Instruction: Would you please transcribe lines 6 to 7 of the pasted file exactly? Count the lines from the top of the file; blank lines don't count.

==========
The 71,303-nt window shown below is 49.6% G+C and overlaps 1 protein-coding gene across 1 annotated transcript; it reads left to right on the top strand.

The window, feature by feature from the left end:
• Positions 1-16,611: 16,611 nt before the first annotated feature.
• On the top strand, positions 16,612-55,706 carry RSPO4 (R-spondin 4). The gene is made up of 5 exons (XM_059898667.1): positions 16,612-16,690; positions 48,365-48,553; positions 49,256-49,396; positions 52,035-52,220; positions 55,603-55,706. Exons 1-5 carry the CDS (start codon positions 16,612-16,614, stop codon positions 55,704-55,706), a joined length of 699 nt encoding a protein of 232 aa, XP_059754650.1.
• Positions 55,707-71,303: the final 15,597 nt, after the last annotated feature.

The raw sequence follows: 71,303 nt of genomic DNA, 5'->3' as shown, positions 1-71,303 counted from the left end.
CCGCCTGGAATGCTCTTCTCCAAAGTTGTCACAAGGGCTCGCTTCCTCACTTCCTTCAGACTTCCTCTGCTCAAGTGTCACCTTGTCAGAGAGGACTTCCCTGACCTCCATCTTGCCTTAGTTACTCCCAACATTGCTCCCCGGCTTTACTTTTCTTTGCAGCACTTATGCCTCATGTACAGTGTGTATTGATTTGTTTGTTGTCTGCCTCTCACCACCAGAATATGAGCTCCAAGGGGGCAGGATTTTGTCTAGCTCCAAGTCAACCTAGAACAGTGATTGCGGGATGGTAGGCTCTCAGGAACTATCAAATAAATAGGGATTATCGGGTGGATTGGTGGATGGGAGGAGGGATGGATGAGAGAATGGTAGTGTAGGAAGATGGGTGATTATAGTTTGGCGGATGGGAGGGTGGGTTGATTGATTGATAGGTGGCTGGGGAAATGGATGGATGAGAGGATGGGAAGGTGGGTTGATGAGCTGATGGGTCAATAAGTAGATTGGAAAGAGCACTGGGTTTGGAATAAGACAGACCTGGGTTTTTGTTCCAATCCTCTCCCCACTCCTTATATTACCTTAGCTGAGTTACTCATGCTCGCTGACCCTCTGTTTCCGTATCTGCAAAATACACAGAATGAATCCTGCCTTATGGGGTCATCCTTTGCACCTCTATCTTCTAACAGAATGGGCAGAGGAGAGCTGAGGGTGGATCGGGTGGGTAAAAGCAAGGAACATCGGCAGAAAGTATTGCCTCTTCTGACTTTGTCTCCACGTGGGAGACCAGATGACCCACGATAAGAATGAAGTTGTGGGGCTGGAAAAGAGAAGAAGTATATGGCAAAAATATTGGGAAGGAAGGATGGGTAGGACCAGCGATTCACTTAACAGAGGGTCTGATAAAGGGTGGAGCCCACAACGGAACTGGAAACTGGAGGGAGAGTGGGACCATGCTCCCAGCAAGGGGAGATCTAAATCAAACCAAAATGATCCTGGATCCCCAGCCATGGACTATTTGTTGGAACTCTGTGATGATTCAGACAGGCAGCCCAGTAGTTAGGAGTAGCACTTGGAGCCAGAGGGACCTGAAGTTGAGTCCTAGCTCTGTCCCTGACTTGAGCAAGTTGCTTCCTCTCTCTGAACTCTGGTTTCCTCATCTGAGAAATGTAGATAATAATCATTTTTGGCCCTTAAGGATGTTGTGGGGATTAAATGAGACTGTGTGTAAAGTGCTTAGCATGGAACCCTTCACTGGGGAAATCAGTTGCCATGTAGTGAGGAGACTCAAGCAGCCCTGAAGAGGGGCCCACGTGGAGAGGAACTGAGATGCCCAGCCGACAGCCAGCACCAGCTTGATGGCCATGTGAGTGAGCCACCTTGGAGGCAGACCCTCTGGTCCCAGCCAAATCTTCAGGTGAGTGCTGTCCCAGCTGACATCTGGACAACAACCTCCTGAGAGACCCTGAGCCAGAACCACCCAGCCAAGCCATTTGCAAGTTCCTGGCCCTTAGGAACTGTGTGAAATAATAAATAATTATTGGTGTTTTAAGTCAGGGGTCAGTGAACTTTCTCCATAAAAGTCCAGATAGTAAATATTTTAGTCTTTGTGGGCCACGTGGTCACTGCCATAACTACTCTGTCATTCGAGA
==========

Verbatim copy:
The raw sequence follows: 71,303 nt of genomic DNA, 5'->3' as shown, positions 1-71,303 counted from the left end.
CCGCCTGGAATGCTCTTCTCCAAAGTTGTCACAAGGGCTCGCTTCCTCACTTCCTTCAGACTTCCTCTGCTCAAGTGTCACCTTGTCAGAGAGGACTTCCCTGACCTCCATCTTGCCTTAGTTACTCCCAACATTGCTCCCCGGCTTTACTTTTCTTTGCAGCACTTATGCCTCATGTACAGTGTGTATTGATTTGTTTGTTGTCTGCCTCTCACCACCAGAATATGAGCTCCAAGGGGGCAGGATTTTGTCTAGCTCCAAGTCAACCTAGAACAGTGATTGCGGGATGGTAGGCTCTCAGGAACTATCAAATAAATAGGGATTATCGGGTGGATTGGTGGATGGGAGGAGGGATGGATGAGAGAATGGTAGTGTAGGAAGATGGGTGATTATAGTTTGGCGGATGGGAGGGTGGGTTGATTGATTGATAGGTGGCTGGGGAAATGGATGGATGAGAGGATGGGAAGGTGGGTTGATGAGCTGATGGGTCAATAAGTAGATTGGAAAGAGCACTGGGTTTGGAATAAGACAGACCTGGGTTTTTGTTCCAATCCTCTCCCCACTCCTTATATTACCTTAGCTGAGTTACTCATGCTCGCTGACCCTCTGTTTCCGTATCTGCAAAATACACAGAATGAATCCTGCCTTATGGGGTCATCCTTTGCACCTCTATCTTCTAACAGAATGGGCAGAGGAGAGCTGAGGGTGGATCGGGTGGGTAAAAGCAAGGAACATCGGCAGAAAGTATTGCCTCTTCTGACTTTGTCTCCACGTGGGAGACCAGATGACCCACGATAAGAATGAAGTTGTGGGGCTGGAAAAGAGAAGAAGTATATGGCAAAAATATTGGGAAGGAAGGATGGGTAGGACCAGCGATTCACTTAACAGAGGGTCTGATAAAGGGTGGAGCCCACAACGGAACTGGAAACTGGAGGGAGAGTGGGACCATGCTCCCAGCAAGGGGAGATCTAAATCAAACCAAAATGATCCTGGATCCCCAGCCATGGACTATTTGTTGGAACTCTGTGATGATTCAGACAGGCAGCCCAGTAGTTAGGAGTAGCACTTGGAGCCAGAGGGACCTGAAGTTGAGTCCTAGCTCTGTCCCTGACTTGAGCAAGTTGCTTCCTCTCTCTGAACTCTGGTTTCCTCATCTGAGAAATGTAGATAATAATCATTTTTGGCCCTTAAGGATGTTGTGGGGATTAAATGAGACTGTGTGTAAAGTGCTTAGCATGGAACCCTTCACTGGGGAAATCAGTTGCCATGTAGTGAGGAGACTCAAGCAGCCCTGAAGAGGGGCCCACGTGGAGAGGAACTGAGATGCCCAGCCGACAGCCAGCACCAGCTTGATGGCCATGTGAGTGAGCCACCTTGGAGGCAGACCCTCTGGTCCCAGCCAAATCTTCAGGTGAGTGCTGTCCCAGCTGACATCTGGACAACAACCTCCTGAGAGACCCTGAGCCAGAACCACCCAGCCAAGCCATTTGCAAGTTCCTGGCCCTTAGGAACTGTGTGAAATAATAAATAATTATTGGTGTTTTAAGTCAGGGGTCAGTGAACTTTCTCCATAAAAGTCCAGATAGTAAATATTTTAGTCTTTGTGGGCCACGTGGTCACTGCCATAACTACTCTGTCATTCGAGA